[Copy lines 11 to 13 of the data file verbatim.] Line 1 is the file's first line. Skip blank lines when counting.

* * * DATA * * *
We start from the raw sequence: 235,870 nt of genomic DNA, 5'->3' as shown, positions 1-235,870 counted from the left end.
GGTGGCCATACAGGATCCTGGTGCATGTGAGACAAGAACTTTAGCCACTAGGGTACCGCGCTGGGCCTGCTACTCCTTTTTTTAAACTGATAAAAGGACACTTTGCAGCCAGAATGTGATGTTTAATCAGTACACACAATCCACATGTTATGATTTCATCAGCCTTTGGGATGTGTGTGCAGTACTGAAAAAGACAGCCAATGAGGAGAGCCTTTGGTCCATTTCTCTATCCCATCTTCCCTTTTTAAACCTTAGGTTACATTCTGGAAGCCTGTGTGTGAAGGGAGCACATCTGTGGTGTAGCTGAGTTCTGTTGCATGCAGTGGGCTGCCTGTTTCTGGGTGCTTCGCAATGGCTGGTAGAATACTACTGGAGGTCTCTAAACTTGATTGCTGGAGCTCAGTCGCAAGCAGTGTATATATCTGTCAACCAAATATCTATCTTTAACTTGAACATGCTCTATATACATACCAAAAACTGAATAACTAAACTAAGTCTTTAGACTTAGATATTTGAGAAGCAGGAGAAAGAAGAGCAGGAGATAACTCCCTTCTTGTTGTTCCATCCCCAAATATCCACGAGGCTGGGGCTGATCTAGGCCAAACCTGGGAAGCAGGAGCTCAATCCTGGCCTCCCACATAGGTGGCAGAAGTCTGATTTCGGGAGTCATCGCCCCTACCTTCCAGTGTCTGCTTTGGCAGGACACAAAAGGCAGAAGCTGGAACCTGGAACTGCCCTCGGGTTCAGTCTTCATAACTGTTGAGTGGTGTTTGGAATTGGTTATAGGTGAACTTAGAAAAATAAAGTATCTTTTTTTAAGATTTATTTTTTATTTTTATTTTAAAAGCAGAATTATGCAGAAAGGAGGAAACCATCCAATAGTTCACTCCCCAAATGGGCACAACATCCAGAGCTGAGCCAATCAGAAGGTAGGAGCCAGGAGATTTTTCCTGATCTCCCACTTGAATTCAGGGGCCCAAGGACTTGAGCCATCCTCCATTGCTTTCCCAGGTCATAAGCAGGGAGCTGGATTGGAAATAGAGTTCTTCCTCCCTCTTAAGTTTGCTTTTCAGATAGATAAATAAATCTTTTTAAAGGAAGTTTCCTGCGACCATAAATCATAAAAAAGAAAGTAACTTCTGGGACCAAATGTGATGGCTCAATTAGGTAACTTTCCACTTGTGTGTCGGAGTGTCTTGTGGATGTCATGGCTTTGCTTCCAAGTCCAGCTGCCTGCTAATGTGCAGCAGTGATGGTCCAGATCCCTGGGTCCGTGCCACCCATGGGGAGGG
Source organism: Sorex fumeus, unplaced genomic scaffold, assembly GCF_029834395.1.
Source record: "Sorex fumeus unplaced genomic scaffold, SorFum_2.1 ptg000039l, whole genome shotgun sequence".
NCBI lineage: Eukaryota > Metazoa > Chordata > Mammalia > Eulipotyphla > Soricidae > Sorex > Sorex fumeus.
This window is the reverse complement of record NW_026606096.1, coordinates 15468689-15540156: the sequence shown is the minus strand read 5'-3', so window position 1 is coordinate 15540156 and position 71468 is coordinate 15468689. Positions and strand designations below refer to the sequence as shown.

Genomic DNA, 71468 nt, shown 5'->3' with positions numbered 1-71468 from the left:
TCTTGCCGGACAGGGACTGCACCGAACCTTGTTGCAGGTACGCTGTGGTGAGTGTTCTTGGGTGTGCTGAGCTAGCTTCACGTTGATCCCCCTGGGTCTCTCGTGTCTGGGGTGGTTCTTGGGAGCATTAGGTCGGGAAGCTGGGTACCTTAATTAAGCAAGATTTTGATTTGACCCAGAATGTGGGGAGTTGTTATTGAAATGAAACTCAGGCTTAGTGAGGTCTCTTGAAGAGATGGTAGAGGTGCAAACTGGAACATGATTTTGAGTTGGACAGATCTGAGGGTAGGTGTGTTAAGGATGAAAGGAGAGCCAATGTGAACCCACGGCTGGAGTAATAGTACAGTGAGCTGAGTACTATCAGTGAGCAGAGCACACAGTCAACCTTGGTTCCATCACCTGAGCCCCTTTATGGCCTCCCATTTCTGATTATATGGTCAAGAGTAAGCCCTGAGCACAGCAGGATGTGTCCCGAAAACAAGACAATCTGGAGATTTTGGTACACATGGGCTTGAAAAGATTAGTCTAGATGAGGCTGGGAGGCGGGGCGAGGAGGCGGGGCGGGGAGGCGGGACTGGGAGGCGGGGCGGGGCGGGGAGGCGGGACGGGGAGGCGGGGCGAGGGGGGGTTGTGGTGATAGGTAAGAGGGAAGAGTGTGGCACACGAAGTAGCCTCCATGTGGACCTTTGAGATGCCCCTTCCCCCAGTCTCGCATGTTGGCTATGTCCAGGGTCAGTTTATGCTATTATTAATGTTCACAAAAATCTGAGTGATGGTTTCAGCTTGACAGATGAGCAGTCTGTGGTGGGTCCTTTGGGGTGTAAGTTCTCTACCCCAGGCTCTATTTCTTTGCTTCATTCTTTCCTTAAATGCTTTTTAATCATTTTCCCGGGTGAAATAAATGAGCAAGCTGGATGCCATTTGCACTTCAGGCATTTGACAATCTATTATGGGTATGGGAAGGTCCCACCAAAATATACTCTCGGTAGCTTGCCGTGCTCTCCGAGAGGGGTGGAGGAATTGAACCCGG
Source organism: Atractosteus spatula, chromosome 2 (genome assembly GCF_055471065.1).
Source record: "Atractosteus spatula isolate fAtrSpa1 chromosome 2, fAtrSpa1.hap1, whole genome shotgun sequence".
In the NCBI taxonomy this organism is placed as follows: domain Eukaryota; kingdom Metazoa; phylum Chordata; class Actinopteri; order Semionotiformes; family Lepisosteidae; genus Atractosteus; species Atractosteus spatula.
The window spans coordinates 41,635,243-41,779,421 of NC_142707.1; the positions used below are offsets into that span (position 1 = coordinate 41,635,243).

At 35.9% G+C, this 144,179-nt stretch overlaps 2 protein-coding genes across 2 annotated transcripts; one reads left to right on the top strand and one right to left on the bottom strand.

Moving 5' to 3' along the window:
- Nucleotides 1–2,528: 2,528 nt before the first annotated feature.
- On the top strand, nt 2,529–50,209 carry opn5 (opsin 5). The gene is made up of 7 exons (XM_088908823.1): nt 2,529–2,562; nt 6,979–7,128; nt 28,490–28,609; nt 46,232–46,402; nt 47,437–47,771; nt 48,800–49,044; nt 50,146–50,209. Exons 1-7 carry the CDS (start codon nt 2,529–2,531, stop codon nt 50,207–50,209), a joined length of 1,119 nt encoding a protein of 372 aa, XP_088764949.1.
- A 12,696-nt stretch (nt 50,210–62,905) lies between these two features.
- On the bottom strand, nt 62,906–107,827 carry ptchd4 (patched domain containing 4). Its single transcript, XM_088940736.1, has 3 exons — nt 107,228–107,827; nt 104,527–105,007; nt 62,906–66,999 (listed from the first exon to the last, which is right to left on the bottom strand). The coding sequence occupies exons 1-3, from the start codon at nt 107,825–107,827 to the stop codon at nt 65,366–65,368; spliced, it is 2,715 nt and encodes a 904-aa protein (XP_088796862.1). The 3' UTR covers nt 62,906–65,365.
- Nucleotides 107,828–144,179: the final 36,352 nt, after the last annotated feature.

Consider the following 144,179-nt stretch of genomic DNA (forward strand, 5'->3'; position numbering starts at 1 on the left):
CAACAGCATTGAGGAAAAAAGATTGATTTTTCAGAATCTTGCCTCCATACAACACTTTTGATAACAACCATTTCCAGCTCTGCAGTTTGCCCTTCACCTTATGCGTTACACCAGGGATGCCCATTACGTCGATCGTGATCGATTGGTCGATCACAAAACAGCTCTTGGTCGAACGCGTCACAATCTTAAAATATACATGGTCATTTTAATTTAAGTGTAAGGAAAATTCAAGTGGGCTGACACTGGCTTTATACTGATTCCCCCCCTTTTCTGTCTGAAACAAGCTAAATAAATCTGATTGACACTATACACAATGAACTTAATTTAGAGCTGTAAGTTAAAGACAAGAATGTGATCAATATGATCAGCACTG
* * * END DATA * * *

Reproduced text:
In the NCBI taxonomy this organism is placed as follows: domain Eukaryota; kingdom Metazoa; phylum Chordata; class Actinopteri; order Semionotiformes; family Lepisosteidae; genus Atractosteus; species Atractosteus spatula.
The window spans coordinates 41,635,243-41,779,421 of NC_142707.1; the positions used below are offsets into that span (position 1 = coordinate 41,635,243).

At 35.9% G+C, this 144,179-nt stretch overlaps 2 protein-coding genes across 2 annotated transcripts; one reads left to right on the top strand and one right to left on the bottom strand.